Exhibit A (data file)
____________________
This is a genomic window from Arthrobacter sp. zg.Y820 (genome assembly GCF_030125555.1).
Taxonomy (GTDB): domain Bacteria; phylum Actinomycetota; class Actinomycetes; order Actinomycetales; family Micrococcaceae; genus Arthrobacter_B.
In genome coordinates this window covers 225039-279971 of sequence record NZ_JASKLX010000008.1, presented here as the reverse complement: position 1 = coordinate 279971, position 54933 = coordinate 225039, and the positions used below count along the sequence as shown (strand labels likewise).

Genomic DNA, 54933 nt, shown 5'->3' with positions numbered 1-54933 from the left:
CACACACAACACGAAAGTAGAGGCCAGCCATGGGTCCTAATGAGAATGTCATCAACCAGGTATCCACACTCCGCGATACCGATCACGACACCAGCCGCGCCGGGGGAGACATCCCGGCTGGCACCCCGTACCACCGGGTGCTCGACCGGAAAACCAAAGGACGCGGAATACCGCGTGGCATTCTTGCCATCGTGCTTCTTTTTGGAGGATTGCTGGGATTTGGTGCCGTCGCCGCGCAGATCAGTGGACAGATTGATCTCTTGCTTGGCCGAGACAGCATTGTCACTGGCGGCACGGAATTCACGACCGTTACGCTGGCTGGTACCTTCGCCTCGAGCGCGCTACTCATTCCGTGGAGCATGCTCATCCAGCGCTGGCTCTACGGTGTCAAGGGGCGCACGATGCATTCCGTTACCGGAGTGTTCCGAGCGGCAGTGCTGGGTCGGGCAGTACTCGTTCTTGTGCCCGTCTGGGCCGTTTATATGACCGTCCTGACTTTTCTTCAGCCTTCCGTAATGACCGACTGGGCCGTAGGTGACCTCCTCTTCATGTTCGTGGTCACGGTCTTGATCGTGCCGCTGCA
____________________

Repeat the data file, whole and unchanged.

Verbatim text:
This is a genomic window from Arthrobacter sp. zg.Y820 (genome assembly GCF_030125555.1).
Taxonomy (GTDB): domain Bacteria; phylum Actinomycetota; class Actinomycetes; order Actinomycetales; family Micrococcaceae; genus Arthrobacter_B.
In genome coordinates this window covers 225039-279971 of sequence record NZ_JASKLX010000008.1, presented here as the reverse complement: position 1 = coordinate 279971, position 54933 = coordinate 225039, and the positions used below count along the sequence as shown (strand labels likewise).

Genomic DNA, 54933 nt, shown 5'->3' with positions numbered 1-54933 from the left:
CACACACAACACGAAAGTAGAGGCCAGCCATGGGTCCTAATGAGAATGTCATCAACCAGGTATCCACACTCCGCGATACCGATCACGACACCAGCCGCGCCGGGGGAGACATCCCGGCTGGCACCCCGTACCACCGGGTGCTCGACCGGAAAACCAAAGGACGCGGAATACCGCGTGGCATTCTTGCCATCGTGCTTCTTTTTGGAGGATTGCTGGGATTTGGTGCCGTCGCCGCGCAGATCAGTGGACAGATTGATCTCTTGCTTGGCCGAGACAGCATTGTCACTGGCGGCACGGAATTCACGACCGTTACGCTGGCTGGTACCTTCGCCTCGAGCGCGCTACTCATTCCGTGGAGCATGCTCATCCAGCGCTGGCTCTACGGTGTCAAGGGGCGCACGATGCATTCCGTTACCGGAGTGTTCCGAGCGGCAGTGCTGGGTCGGGCAGTACTCGTTCTTGTGCCCGTCTGGGCCGTTTATATGACCGTCCTGACTTTTCTTCAGCCTTCCGTAATGACCGACTGGGCCGTAGGTGACCTCCTCTTCATGTTCGTGGTCACGGTCTTGATCGTGCCGCTGCA